(a poster a student made for me with a photo of my classroom and a poem she wrote)
I’m speaking specifically for secondary ed levels of students because I feel that middle school through high school is quite possibly the most excruciating time to be a work in progress. Of course, there are plenty of teachers doing what they can in their own ways to provide a creative, expressive, empathetic atmosphere every day in their classrooms, but I’d like to see research done on how such a class might influence an entire school if it were mandatory for all students, just like physical education or health.
That’s not to say that any such class or program could stop a sociopath in any way whatsoever.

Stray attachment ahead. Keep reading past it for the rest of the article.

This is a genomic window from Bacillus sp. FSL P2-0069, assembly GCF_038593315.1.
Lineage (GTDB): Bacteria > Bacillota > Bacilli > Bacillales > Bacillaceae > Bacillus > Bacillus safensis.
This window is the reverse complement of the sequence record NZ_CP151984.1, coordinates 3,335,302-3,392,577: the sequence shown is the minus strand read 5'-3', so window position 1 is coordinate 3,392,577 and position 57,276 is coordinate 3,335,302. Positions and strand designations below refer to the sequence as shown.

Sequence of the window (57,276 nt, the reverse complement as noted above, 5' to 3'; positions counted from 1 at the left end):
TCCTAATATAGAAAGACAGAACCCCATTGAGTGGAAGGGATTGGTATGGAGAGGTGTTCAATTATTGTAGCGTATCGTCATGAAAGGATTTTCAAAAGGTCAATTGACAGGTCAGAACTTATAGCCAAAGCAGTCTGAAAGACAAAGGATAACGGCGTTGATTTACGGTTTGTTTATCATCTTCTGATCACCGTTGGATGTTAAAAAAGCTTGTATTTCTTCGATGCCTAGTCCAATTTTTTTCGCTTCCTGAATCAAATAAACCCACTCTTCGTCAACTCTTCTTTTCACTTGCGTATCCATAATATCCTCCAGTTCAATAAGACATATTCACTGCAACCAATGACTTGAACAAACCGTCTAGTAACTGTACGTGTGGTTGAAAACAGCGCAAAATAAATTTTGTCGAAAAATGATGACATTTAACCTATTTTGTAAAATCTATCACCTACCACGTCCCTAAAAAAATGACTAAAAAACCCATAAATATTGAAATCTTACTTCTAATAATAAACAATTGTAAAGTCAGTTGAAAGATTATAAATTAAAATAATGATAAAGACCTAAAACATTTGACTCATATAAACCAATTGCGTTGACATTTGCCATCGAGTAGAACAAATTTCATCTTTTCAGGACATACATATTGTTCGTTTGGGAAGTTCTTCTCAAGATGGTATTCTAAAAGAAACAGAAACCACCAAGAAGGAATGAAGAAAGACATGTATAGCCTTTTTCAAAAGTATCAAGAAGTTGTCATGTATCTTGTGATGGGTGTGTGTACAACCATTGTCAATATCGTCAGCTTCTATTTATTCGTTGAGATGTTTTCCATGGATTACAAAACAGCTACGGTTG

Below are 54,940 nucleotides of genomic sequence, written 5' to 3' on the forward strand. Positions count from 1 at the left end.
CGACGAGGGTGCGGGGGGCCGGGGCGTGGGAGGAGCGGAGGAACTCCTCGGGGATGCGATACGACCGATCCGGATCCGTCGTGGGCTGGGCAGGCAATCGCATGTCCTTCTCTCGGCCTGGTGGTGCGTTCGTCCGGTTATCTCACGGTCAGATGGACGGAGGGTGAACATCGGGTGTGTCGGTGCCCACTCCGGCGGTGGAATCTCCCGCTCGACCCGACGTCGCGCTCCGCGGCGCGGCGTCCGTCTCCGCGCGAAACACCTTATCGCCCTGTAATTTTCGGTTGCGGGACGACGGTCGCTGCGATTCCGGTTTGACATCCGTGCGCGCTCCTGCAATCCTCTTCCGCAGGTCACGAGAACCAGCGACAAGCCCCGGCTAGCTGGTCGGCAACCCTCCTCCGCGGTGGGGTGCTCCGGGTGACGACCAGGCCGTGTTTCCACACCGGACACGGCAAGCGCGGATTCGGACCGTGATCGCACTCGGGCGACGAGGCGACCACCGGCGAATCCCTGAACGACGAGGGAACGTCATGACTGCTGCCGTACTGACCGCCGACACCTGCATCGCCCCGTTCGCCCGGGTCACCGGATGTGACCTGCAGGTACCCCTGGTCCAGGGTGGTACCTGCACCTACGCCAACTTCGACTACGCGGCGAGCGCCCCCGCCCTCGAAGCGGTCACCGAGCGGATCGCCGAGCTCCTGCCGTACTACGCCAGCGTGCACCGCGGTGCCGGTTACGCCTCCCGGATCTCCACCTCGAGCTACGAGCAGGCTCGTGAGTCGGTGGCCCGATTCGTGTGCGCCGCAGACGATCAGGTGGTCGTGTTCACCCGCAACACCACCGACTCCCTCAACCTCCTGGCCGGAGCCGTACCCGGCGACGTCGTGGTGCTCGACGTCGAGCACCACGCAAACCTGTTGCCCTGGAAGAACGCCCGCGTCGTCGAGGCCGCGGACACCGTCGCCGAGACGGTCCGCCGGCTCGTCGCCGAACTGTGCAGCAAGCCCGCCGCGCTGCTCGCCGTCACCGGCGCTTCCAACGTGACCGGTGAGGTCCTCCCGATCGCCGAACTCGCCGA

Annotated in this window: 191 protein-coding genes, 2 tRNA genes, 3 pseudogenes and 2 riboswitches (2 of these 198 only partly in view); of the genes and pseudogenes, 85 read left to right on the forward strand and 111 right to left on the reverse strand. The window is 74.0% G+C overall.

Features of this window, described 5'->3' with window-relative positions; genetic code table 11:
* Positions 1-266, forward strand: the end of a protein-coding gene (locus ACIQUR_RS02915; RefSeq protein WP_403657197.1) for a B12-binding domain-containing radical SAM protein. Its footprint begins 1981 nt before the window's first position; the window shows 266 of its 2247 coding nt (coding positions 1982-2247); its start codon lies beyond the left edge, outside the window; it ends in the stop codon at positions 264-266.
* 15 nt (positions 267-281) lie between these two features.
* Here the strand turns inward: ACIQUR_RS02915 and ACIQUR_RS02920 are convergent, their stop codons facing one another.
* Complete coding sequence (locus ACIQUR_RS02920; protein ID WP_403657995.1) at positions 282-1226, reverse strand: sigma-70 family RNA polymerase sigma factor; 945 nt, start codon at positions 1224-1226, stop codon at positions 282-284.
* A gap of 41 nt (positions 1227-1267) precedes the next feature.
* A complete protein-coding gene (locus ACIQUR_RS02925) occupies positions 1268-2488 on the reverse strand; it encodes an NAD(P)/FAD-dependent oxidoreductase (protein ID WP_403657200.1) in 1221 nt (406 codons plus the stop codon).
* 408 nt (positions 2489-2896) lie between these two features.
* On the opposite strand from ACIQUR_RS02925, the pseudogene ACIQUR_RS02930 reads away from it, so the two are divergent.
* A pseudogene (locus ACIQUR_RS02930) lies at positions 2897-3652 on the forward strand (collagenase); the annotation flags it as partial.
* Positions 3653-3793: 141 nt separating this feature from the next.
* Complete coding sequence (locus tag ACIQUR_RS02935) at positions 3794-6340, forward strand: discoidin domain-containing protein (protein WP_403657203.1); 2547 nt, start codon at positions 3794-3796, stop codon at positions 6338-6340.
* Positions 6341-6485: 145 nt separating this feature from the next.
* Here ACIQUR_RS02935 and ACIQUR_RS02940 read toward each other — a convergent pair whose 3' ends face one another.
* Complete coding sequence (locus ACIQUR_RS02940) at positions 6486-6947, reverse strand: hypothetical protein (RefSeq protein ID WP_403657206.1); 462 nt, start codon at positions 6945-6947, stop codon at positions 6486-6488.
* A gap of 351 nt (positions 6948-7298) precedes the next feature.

I don’t have an answer for evil.
But I do believe the connection we’re all missing due to our phones, our reality TV, the divisive rhetoric, the sensationalized news, and the desensitization of our culture could potentially change with programs that fostered such connection. I do believe we could change the community of our schools in some small but meaningful way.
Don’t arm our teachers. Add as many security officers as you like, but don’t ask our teachers to be soldiers. They already do that. In so many ways. Instead, let’s arm our school curriculums, our middle schools and high schools, with more opportunities to connect and undo the division and the perceived differences.
Of course there’s so much more to it than this, but today that’s what I’ve got. More humanity, more sharing of stories, more play, more interaction.
Less guns. More love.